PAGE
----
Teaching Notes

Example Output

Note: This chapter was retired in October 2018. The visualization tool (My World GIS) is no longer supported.
This close-up image shows velocities along the Mid-Atlantic Ridge between South America and Africa.

This image shows a sample output from My World GIS for this chapter. Click the thumbnail for a larger view.

Grade Level

High school (upper-class, level 11-12) or undergraduate Earth Science college course.

Learning Goals

After completing this chapter, students will be able to:

  • Download geospatial data for GIS analyses;
  • Map, graph, and analyze geospatial information; and
  • Interpret the results of GIS analyses to understand the relationship between earthquake locations, plate boundaries, and seismic waves.

Background Information

Prerequisite knowledge:
  • Students completing this chapter should have already explored and understand the relationship between tectonic plate boundaries and earthquake epicenters.
  • The Earth's Interior
    Three main layers: Crust, Mantle, and Core.
    Inside the Earth from USGS
    Earth is made up of three main layers: the crust, mantle, and core. The rigid crust, which consists of continental and oceanic material, varies in thickness from 5 km under the oceans to approximately 50 km under the continents. The crust can reach thicknesses of 70 to 100 km under major mountain ranges such as the Alps and Himalayas. Beneath the crust, the denser and hotter mantle is a semi-solid material approximately 3000 km thick. The Earth's core, which is denser than the overlying mantle, consists of a liquid outer core and solid inner core.

  • Tectonic Plate Boundaries
    Four types of plate boundaries are recognized by the U.S. Geological Survey (USGS): Divergent, Convergent, Transform, and Plate-boundary zones. The new designation of plate-boundary zone identifies areas that are not well defined and the effects of plate interaction remain unclear.
    Understanding Plate Motions from USGS
    The USGS Plate Boundary Diagram website has useful information on the types of plate boundaries and what they look like when viewed from the side (in a cross section).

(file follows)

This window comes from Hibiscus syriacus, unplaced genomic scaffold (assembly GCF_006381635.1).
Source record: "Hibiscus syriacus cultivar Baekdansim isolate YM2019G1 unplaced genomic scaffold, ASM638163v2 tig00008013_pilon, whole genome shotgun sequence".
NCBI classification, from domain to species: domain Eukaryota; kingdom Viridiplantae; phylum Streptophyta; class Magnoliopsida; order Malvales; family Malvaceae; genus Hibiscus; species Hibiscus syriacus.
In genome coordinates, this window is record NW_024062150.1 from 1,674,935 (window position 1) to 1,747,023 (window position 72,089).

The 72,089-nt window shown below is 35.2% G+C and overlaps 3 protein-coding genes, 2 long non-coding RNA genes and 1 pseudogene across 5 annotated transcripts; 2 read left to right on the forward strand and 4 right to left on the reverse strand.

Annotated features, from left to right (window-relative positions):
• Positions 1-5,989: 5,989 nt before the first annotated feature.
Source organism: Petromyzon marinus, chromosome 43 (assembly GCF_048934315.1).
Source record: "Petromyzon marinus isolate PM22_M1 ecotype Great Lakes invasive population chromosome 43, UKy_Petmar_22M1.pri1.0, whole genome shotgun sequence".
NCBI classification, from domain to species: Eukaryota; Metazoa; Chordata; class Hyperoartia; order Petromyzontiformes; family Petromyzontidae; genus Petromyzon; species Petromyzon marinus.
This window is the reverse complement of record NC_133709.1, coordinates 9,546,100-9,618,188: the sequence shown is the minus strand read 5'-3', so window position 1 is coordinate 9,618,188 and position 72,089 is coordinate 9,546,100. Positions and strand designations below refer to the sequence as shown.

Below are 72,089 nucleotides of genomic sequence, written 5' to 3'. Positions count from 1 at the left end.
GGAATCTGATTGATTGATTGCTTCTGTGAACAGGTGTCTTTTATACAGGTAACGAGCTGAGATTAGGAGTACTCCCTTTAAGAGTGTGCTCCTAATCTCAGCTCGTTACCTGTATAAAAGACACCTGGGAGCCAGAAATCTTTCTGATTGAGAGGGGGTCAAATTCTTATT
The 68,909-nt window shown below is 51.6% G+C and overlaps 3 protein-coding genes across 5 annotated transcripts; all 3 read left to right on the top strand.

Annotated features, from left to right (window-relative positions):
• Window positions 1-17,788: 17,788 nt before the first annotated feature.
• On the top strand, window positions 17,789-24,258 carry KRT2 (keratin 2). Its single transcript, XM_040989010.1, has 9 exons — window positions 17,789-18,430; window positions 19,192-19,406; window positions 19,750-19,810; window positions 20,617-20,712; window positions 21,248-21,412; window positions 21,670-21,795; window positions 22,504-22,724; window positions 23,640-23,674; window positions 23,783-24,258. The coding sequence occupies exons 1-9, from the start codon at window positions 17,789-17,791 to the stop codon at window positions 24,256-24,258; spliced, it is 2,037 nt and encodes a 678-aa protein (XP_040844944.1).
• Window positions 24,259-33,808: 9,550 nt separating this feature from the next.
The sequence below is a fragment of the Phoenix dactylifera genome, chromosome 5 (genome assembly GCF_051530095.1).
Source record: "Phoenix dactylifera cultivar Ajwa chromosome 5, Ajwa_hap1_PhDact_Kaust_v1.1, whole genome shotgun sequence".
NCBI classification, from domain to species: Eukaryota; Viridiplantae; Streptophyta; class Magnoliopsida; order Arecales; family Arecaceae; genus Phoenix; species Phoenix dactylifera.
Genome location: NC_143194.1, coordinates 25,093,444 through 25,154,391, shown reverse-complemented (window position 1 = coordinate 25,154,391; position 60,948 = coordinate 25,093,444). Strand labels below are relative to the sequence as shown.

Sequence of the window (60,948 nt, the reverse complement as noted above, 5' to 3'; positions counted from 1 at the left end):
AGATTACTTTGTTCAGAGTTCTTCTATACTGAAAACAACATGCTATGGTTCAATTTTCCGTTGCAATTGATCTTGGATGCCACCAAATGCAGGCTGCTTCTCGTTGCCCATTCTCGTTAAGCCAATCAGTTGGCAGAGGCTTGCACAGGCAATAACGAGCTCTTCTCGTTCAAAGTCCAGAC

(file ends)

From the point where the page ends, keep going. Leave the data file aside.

• Detecting Layer Changes Using Secondary or Shear Wave Velocities
    The transition from crust to mantle can be detected by an increase in secondary (shear) wave velocities.
    We can detect the transition from crust to mantle by an increase in shear wave velocities: the waves move faster as they enter the denser material of the upper mantle. The map below shows shear wave velocities at a depth of 28 km below Earth's surface. This depth is below the oceanic crust and at the lower edge of much of the continental crust. The shear wave velocities in the continental crust (< 4.0 km/sec) are shown in brown and are slower than those in the upper mantle. The velocities in the upper mantle are shown in blue and orange; those in the orange areas are slower (4-4.6 km/sec) than those in the blue areas (4.6-5.0 km/sec).

  • Changes In Shear Wave Velocities With Depth
    Velocity Changes Based on Composition, Temperature, and Pressure.
    The difference in shear wave velocities between and within layers is based on the composition, temperature, and pressure of the material through which the waves are passing. The map below shows shear wave velocities at a depth of 100 km below Earth's surface (in the mantle). The areas in orange are relatively hotter and less dense than those in blue. Shear waves moving through the orange areas have slower velocities (4-4.6 km/sec) than those in blue (4.6-5.0 km/sec). Plate boundaries, shown in light blue, are strongly correlated with slower shear wave velocities. These are areas where the mantle is hotter and less dense.

Instructional Strategies